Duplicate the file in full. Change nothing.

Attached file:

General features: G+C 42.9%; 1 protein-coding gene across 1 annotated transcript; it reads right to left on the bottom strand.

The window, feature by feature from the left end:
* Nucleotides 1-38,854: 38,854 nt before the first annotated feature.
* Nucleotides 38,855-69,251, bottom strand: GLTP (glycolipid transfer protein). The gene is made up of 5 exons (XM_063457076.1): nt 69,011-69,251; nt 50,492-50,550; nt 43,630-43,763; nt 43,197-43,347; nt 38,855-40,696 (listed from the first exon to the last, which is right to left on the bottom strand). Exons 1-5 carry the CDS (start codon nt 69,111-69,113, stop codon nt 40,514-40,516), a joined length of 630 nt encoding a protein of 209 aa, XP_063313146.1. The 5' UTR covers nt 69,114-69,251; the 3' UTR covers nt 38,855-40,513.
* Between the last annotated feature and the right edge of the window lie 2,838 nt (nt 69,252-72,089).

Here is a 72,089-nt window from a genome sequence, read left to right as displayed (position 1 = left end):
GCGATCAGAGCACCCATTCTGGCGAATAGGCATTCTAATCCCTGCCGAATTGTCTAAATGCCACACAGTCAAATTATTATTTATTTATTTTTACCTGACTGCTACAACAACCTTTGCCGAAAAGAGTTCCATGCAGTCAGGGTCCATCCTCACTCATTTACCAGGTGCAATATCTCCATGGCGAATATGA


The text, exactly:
General features: G+C 42.9%; 1 protein-coding gene across 1 annotated transcript; it reads right to left on the bottom strand.

The window, feature by feature from the left end:
* Nucleotides 1-38,854: 38,854 nt before the first annotated feature.
* Nucleotides 38,855-69,251, bottom strand: GLTP (glycolipid transfer protein). The gene is made up of 5 exons (XM_063457076.1): nt 69,011-69,251; nt 50,492-50,550; nt 43,630-43,763; nt 43,197-43,347; nt 38,855-40,696 (listed from the first exon to the last, which is right to left on the bottom strand). Exons 1-5 carry the CDS (start codon nt 69,111-69,113, stop codon nt 40,514-40,516), a joined length of 630 nt encoding a protein of 209 aa, XP_063313146.1. The 5' UTR covers nt 69,114-69,251; the 3' UTR covers nt 38,855-40,513.
* Between the last annotated feature and the right edge of the window lie 2,838 nt (nt 69,252-72,089).

Here is a 72,089-nt window from a genome sequence, read left to right as displayed (position 1 = left end):
GCGATCAGAGCACCCATTCTGGCGAATAGGCATTCTAATCCCTGCCGAATTGTCTAAATGCCACACAGTCAAATTATTATTTATTTATTTTTACCTGACTGCTACAACAACCTTTGCCGAAAAGAGTTCCATGCAGTCAGGGTCCATCCTCACTCATTTACCAGGTGCAATATCTCCATGGCGAATATGA